Wag the dog

“Teacher, what did Edgar Hoover wear to work?”

If you worked for the CIA, I’ve always wondered: How in hell do you explain to your kids what you do for a living? Well, these days, you just send ‘em to “The CIA’s Homepage for Kids” — one of the many sites that spooks created after Bill Clinton signed a 1997 law demanding the US’s trench-coat set be more accomodating to the public. In the current issue of Wired, Noah Shachtman reviews the various offerings:

Imagine a world where Teletubbies pack heat and Spongebob goes undercover. That’s apparently what US government designers had in mind when they followed President Clinton’s 1997 order to add child-oriented Web pages to government sites. Today, the results are bizarre - cryptographic coloring books, drug-sniffing dog cartoons, and spy-satellite sing-alongs. Are they giant inside jokes? Coded messages? Only Uncle Sam knows for sure.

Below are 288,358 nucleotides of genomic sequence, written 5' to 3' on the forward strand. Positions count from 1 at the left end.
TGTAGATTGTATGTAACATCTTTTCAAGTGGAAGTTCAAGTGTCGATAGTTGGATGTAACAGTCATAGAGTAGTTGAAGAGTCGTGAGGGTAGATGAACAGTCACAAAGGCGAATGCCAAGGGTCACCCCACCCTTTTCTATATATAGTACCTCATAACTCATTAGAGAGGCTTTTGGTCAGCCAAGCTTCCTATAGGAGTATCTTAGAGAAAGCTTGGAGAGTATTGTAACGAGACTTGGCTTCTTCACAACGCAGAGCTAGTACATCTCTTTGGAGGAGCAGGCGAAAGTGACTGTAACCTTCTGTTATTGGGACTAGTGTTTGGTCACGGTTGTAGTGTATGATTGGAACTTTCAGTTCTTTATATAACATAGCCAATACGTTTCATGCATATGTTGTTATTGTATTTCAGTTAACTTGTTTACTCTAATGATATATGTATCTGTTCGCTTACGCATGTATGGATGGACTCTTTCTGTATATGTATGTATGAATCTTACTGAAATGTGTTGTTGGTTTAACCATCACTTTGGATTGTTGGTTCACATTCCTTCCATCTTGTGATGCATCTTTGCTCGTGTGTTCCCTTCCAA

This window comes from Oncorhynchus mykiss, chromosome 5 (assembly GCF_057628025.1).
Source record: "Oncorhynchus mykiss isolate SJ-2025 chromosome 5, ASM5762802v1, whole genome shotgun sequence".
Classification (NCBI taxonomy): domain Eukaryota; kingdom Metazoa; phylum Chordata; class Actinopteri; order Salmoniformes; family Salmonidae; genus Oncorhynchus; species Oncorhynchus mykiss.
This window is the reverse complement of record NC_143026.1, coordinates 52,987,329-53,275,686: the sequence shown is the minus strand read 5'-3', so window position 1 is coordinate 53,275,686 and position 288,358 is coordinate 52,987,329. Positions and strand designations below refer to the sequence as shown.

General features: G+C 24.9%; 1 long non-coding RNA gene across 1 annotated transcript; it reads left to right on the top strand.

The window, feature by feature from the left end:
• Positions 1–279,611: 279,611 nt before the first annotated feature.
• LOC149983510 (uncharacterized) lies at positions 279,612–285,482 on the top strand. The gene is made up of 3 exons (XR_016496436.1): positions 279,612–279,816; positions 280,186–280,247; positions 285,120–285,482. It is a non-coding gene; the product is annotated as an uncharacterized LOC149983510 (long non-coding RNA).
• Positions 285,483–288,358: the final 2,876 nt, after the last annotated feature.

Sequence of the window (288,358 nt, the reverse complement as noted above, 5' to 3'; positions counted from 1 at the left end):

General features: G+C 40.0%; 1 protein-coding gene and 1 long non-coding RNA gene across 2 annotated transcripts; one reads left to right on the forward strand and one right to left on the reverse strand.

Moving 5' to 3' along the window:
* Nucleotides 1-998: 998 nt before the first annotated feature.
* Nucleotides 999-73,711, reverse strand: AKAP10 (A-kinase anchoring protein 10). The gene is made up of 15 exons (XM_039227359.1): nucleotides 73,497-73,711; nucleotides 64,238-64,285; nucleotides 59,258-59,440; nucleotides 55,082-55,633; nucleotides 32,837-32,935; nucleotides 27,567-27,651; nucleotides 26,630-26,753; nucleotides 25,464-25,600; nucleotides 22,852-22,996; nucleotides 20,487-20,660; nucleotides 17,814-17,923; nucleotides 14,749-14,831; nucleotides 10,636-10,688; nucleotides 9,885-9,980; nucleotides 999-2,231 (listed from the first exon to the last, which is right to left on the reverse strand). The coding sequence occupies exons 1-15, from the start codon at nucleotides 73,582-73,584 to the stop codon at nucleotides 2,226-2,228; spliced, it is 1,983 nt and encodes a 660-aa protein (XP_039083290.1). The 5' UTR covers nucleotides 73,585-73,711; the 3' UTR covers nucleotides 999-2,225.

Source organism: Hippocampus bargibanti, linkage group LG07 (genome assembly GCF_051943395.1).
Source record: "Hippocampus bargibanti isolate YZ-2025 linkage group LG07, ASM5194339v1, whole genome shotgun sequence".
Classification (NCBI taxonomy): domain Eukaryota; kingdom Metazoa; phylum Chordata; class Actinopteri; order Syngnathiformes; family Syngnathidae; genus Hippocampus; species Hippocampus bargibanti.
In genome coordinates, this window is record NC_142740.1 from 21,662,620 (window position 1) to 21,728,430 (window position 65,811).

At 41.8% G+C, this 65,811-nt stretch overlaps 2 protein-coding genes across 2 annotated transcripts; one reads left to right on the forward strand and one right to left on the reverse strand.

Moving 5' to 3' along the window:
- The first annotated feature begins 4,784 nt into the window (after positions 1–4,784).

Above, that’s Ginger the blue teddy bear visiting CIA headquarters — without a security badge (“Lucky the guard knows me!”)

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I'm Clive Thompson, the author of Smarter Than You Think: How Technology is Changing Our Minds for the Better (Penguin Press). You can order the book now at Amazon, Barnes and Noble, Powells, Indiebound, or through your local bookstore! I'm also a contributing writer for the New York Times Magazine and a columnist for Wired magazine. Email is here or ping me via the antiquated form of AOL IM (pomeranian99).

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